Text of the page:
November 29, 2001
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Rift among Afghan delegates stun diplomats

Diplomats and observers at a United Nations-sponsored meet of Afghan factions are stunned at the depth of differences within the Northern Alliance and among the 28 delegates present, despite optimistic overtures.

Diplomats told SADA news agency on Wednesday that they were "stunned" to learn of the differences within the anti-Taleban Northern Alliance itself.

The 28 delegates from Afghanistan on Tuesday closed the first day of the conference to establish a post-Taleban government on a positive note, recognising the need for reconciliation and a symbolic role for the country's aging former king.

But diplomats point out that even as the Northern Alliance delegates were to begin the session, Burhanuddin Rabbani had told reporters in Dubai that he did not expect any decisions because the participants lacked "authority".

Observers point out that Kabul was taken over from the Taleban two weeks ago mainly by the Tajik faction of the Northern Alliance -- former defence minister Ahmad Shah Masood's loyalists.

Interior Minister Younis Qanooni, who is now organising Kabul's security, Foreign Minister Abdullah Abdullah, and the army chief, General Mohammed Fahim -- all considered Masood's protégé -- have replaced him.

Another leader, Sayed Husain Anwari of the Shia sect, makes the most moderate and accommodating faction of the United Front, another name for the Northern Alliance.

All four stress that they are committed to a broad-based government. The group of four moderates face several internal challenges within the Northern Alliance.

Moderates, it is reported, don't get along well with the UN-recognised president Burhanuddin Rabbani.

"They (four moderates) tried their best to keep Rabbani from coming to Kabul, because he wanted to declare himself president and destroy their hopes of reaching a compromise with the Pushtoons in establishing a new government," a South Asian diplomat said.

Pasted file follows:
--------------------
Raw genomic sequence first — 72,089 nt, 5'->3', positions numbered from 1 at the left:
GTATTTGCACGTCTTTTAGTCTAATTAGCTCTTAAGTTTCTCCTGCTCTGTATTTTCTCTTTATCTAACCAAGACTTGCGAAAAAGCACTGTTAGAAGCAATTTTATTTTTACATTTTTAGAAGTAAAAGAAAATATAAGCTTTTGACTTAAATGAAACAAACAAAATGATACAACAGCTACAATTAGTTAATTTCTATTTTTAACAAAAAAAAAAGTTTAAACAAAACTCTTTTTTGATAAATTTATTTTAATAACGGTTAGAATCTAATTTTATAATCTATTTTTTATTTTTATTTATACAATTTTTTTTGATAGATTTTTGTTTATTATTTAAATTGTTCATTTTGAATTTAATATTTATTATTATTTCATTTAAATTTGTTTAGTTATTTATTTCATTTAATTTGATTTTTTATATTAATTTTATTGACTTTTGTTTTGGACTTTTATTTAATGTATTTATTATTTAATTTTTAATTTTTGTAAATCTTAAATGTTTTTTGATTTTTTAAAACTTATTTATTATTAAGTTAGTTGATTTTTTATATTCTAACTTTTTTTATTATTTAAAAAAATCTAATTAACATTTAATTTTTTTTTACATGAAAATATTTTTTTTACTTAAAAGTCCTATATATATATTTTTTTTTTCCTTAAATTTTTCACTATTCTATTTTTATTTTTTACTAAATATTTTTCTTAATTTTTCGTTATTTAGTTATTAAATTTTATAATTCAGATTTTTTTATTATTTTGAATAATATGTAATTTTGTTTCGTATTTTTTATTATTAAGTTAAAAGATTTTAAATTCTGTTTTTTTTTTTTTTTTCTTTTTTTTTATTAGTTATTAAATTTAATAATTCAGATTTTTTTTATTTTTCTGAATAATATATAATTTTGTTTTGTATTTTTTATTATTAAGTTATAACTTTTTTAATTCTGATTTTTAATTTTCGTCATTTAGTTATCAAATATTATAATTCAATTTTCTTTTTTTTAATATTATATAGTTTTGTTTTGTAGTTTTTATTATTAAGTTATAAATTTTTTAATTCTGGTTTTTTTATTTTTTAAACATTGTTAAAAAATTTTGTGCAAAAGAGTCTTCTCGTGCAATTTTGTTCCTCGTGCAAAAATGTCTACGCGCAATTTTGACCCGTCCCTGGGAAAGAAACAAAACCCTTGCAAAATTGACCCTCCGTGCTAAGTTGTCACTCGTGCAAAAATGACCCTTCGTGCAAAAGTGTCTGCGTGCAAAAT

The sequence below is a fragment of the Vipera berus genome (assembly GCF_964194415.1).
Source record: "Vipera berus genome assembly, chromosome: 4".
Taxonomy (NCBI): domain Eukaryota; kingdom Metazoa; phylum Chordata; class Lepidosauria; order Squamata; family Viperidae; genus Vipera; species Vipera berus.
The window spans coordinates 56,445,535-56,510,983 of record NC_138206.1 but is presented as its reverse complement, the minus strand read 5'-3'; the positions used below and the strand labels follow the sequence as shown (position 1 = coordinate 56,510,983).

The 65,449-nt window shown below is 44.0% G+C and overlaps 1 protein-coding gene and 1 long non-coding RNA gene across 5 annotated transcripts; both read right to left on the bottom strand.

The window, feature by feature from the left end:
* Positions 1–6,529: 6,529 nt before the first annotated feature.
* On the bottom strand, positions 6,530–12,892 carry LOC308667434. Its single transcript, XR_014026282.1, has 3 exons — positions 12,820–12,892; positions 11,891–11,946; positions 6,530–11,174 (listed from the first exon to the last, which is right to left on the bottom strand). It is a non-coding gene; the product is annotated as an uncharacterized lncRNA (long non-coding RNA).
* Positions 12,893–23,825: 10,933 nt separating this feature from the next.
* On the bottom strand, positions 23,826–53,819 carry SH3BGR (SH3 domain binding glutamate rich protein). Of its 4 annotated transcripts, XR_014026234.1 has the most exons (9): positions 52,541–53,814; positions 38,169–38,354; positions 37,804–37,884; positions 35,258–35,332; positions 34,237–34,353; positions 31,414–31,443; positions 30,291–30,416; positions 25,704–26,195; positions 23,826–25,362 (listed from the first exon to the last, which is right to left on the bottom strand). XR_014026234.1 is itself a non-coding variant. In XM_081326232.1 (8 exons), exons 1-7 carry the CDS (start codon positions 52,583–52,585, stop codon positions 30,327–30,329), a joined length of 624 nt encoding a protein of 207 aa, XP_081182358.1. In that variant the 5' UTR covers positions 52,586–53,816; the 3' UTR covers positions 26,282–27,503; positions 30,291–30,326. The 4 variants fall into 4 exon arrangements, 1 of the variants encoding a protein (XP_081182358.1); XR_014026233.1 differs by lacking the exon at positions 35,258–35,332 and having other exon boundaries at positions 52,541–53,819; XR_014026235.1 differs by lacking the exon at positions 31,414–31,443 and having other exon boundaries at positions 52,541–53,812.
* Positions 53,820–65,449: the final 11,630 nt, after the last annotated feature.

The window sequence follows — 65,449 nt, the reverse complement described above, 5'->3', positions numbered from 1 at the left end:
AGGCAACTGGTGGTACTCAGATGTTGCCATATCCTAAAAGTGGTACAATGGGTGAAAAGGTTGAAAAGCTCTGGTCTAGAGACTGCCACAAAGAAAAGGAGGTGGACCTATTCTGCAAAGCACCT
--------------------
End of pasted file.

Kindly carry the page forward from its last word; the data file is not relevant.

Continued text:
Observers feel if this conference fails to produce immediate results, Rabbani, who has the support of Russia and Iran, can force the moderates to declare him president.

Diplomats say the Northern Alliance is reluctant to be seen as an equal partner with the other groups, which neither hold territory nor have any physical presence inside Afghanistan.

Tensions between the ethnic groups and commanders who represent them make the Northern Alliance both fragile and volatile, a western diplomat said, adding: "Now that the Taleban are history, Northern Alliance has also lost the primary factor uniting them."

Diplomats say that the northern city of Mazar-e-Sharif and six provinces were captured by three Northern Alliance commanders, who are still at loggerheads over how to run the city.

Commander Ismail Khan who has established unified control over three western provinces "has major differences with the moderates who are representing the Alliance at Bonn," diplomatic sources claim.

Reports say that Khan's forces, which were advancing towards Kandahar, were halted halfway at Dilaram by US special forces and other Northern Alliance leaders to allow Kandahar to fall to the anti-Taleban Pushtoon forces in order to avoid ethnic friction.

Qanooni, who has emerged as the spokesman for the Northern Alliance, has, however, made an effort to comfort the Afghans who worry that the Alliance will try to exclude them from a future government.

"It will be our pride to work for a broad-based government, based on the will of the people of Afghanistan," he said.

Hamid Karzai, a Pushtoon leader who enjoys support of Pakistan, in a phone call that delegates heard over a loudspeaker, said: "We are one nation, one culture. We are united, not divided. We all believe in Islam, but we believe in an Islam of tolerance... This meeting is the path toward salvation."

Indo-Asian News Service

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